My second argument is around the question of how intelligence is measured or determined. As I've blogged before, intelligence is a difficult thing to define let alone measure. But one thing is clear - no current measure of intelligence in humans or animals requires us to look inside their brains. We determine a human or animal to be intelligent exclusively on the basis of its actions. For simple animals we observe how they react and look at the sophistication of those responses (as prey or predator for instance). In humans we look formally to examinations (to measure cognitive intelligence) or more generally to ingenuity in social discourse (Machiavellian intelligence), or creativity (artistic or technical intelligence). For advanced animal intelligence we devise ever more ingenious tests, the results from which sometimes challenge or prejudices about where those animals sit on our supposed intelligence scale. We heard from Lilian Edwards during the debate that, in common law, civil responsibility is likewise judged exclusively on actions. A judge may have to make a judgement about the intentions of a defendant but they have to do so only on the evidence of their actions**. I argue, therefore, that it is inconsistent to demand a different test of intelligence for artificial systems. Why should we expect to determine whether a robot is truly intelligent or not on the basis of some not-yet-determined properties of its internal cognitive structures, when we do not require that test of animals or humans?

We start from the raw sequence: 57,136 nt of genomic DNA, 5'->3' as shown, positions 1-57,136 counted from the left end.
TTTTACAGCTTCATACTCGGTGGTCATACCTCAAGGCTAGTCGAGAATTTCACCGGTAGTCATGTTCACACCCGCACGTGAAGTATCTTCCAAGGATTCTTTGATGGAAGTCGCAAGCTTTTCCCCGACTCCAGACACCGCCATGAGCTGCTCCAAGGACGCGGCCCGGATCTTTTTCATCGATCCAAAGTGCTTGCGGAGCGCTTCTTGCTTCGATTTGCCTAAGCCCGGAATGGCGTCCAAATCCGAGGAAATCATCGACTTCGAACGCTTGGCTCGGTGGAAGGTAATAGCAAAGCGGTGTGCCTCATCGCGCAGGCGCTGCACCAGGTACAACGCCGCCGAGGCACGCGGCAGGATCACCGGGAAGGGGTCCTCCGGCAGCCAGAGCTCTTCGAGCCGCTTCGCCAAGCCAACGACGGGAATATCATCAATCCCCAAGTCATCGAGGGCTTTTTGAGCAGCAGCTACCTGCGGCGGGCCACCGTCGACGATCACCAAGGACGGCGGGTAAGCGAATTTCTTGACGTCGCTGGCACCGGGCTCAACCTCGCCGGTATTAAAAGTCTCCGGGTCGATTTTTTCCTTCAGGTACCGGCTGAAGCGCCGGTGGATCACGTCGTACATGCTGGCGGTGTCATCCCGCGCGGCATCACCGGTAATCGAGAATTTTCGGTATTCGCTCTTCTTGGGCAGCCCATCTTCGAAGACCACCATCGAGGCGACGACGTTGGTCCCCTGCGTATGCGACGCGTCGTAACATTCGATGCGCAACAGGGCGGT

The counter-intuitive and uncomfortable conclusion: machine intelligence is not fake, it's real.

*perhaps even more so given that such robots are essentially fraudulent.
**with thanks to Lilian for correcting my wording here.


  1. What if we find a way to define and measure consciousness? Then an imitating robot could not be regarded as an intelligent entity anymore.

  2. Hi Saman - thank you for your comment and great question.

    Consciousness is perhaps the most puzzling property of intelligence - especially reflective self-consciousness - the thing that perhaps only Humans do which is think about ourselves thinking. Have you come across the idea of the philosopher's zombie? A thought experiment in which there's another you, that talks, behaves and acts exactly like you, but is not conscious. A robot that imitates consciousness, i.e. behaves as if it were conscious would be the machine equivalent of a philosopher's zombie. However, I disagree with the assumption behind the philosopher's zombie thought experiment, which is that there's another you inside your head, that accounts for your consciousness.

    Thus, using the same arguments as this blog post, I think if a robot behaves as if it is conscious then it is logically incoherent to regard it as anything other than conscious (but remember such a robot would be incredibly hard to build).

    Even if, as your question suggests, we discover that consciousness requires some property X, then it is hard to imagine why we would not be able to provide a machine with X.

  3. When I first started to write my PhD I had planned to consider 'emotional' robots and consciousness in some way, what did these ideas mean, could a robot really be emotional or conscious etc. (It was all pretty vague to begin with!) However, after a while I decided, as you do here that, while it sounds a little defeatist, appearances really are all you can go on (I blame my phenomenology reading in part :) ). What I'm more interested in now is exploring how non-humanoid robots in particular are read in these ways, as emotional and as intelligent, and how this enables their communication with people, or at least people's understanding of them as somewhat 'lively' machines.

    Does any of your research monitor or record people's reactions to your robot swarms?

  4. Hi Eleanor, thank you for your comment.

    Interesting that your research brought you to similar conclusions.